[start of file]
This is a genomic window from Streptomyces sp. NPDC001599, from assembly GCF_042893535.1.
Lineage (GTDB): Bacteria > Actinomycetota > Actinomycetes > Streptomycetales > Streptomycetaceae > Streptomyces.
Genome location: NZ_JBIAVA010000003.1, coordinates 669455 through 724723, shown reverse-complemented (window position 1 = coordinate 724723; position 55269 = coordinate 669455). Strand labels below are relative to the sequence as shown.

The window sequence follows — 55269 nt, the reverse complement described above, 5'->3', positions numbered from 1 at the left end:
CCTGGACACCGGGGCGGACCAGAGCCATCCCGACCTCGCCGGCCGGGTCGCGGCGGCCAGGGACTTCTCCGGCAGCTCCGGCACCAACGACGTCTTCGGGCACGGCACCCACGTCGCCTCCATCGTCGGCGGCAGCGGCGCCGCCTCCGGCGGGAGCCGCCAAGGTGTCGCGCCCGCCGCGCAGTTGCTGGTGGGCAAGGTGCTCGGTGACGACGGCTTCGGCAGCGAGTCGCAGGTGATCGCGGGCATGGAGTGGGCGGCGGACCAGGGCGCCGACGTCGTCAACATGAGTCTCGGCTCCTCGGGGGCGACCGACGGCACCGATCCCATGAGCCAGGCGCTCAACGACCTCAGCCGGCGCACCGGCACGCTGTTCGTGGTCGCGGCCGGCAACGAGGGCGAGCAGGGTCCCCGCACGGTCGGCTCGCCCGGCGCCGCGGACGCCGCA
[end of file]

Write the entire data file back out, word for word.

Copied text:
This is a genomic window from Streptomyces sp. NPDC001599, from assembly GCF_042893535.1.
Lineage (GTDB): Bacteria > Actinomycetota > Actinomycetes > Streptomycetales > Streptomycetaceae > Streptomyces.
Genome location: NZ_JBIAVA010000003.1, coordinates 669455 through 724723, shown reverse-complemented (window position 1 = coordinate 724723; position 55269 = coordinate 669455). Strand labels below are relative to the sequence as shown.

The window sequence follows — 55269 nt, the reverse complement described above, 5'->3', positions numbered from 1 at the left end:
CCTGGACACCGGGGCGGACCAGAGCCATCCCGACCTCGCCGGCCGGGTCGCGGCGGCCAGGGACTTCTCCGGCAGCTCCGGCACCAACGACGTCTTCGGGCACGGCACCCACGTCGCCTCCATCGTCGGCGGCAGCGGCGCCGCCTCCGGCGGGAGCCGCCAAGGTGTCGCGCCCGCCGCGCAGTTGCTGGTGGGCAAGGTGCTCGGTGACGACGGCTTCGGCAGCGAGTCGCAGGTGATCGCGGGCATGGAGTGGGCGGCGGACCAGGGCGCCGACGTCGTCAACATGAGTCTCGGCTCCTCGGGGGCGACCGACGGCACCGATCCCATGAGCCAGGCGCTCAACGACCTCAGCCGGCGCACCGGCACGCTGTTCGTGGTCGCGGCCGGCAACGAGGGCGAGCAGGGTCCCCGCACGGTCGGCTCGCCCGGCGCCGCGGACGCCGCA